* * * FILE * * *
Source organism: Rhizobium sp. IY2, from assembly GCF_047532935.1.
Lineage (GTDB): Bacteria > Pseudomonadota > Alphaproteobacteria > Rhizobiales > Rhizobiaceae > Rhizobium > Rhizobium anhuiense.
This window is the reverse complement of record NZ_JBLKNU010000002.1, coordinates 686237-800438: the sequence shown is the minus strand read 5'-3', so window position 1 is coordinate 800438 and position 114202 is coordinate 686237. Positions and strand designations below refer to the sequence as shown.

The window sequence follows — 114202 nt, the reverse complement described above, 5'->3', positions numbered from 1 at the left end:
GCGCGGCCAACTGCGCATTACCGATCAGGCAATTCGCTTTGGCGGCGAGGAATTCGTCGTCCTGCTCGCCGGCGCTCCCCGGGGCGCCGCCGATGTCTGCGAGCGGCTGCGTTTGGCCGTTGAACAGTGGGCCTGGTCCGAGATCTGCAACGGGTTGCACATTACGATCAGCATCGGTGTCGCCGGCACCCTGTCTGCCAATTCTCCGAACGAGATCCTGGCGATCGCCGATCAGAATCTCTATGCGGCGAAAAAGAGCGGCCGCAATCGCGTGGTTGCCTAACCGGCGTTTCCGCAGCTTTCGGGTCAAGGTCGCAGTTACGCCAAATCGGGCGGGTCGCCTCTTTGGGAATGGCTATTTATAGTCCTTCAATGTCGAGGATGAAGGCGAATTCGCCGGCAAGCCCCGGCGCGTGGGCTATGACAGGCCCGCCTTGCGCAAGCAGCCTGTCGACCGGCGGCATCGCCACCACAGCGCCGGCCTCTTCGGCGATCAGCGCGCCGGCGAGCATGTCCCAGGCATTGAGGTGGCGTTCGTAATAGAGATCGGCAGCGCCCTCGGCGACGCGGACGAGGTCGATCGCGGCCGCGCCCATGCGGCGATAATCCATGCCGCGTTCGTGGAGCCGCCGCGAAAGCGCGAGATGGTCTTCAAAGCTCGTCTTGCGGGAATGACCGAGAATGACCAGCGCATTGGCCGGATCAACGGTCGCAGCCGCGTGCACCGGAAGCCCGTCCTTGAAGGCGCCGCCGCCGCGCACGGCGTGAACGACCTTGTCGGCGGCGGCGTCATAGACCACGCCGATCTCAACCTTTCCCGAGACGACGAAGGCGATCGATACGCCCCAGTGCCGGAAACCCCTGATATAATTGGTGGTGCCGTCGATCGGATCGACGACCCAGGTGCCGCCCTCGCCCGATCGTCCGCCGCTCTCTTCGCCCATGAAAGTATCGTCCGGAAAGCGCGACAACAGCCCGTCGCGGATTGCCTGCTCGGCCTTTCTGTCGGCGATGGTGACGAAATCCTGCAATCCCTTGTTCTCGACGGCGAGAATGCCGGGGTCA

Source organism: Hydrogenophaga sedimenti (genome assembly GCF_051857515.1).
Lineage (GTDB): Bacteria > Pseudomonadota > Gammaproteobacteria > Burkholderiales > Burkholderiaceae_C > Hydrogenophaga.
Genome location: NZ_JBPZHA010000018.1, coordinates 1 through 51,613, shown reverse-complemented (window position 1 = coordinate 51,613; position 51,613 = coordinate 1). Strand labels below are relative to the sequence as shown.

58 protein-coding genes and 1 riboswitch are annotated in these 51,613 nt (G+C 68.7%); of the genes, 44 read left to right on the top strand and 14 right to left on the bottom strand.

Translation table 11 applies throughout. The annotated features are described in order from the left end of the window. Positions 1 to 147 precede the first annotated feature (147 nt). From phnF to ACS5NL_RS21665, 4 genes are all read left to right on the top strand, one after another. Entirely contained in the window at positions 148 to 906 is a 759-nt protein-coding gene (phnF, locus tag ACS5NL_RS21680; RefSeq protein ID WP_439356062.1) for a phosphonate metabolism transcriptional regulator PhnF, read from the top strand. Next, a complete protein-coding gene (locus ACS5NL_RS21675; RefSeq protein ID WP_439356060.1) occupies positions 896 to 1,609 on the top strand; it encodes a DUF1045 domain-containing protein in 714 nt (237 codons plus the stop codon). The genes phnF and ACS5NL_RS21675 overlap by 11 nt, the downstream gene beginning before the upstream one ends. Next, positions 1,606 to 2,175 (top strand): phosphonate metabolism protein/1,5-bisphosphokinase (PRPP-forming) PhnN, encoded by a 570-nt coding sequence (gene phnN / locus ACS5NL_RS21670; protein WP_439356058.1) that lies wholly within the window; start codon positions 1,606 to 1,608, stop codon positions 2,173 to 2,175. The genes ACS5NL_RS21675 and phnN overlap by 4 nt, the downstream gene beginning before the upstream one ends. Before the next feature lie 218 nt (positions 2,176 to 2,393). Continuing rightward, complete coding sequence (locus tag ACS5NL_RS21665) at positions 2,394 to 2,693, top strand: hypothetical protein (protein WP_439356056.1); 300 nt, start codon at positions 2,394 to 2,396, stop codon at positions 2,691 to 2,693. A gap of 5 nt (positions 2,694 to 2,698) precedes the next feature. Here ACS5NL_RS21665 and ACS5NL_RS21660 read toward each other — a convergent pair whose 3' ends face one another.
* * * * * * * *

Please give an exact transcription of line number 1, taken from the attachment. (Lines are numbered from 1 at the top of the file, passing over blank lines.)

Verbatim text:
Source organism: Rhizobium sp. IY2, from assembly GCF_047532935.1.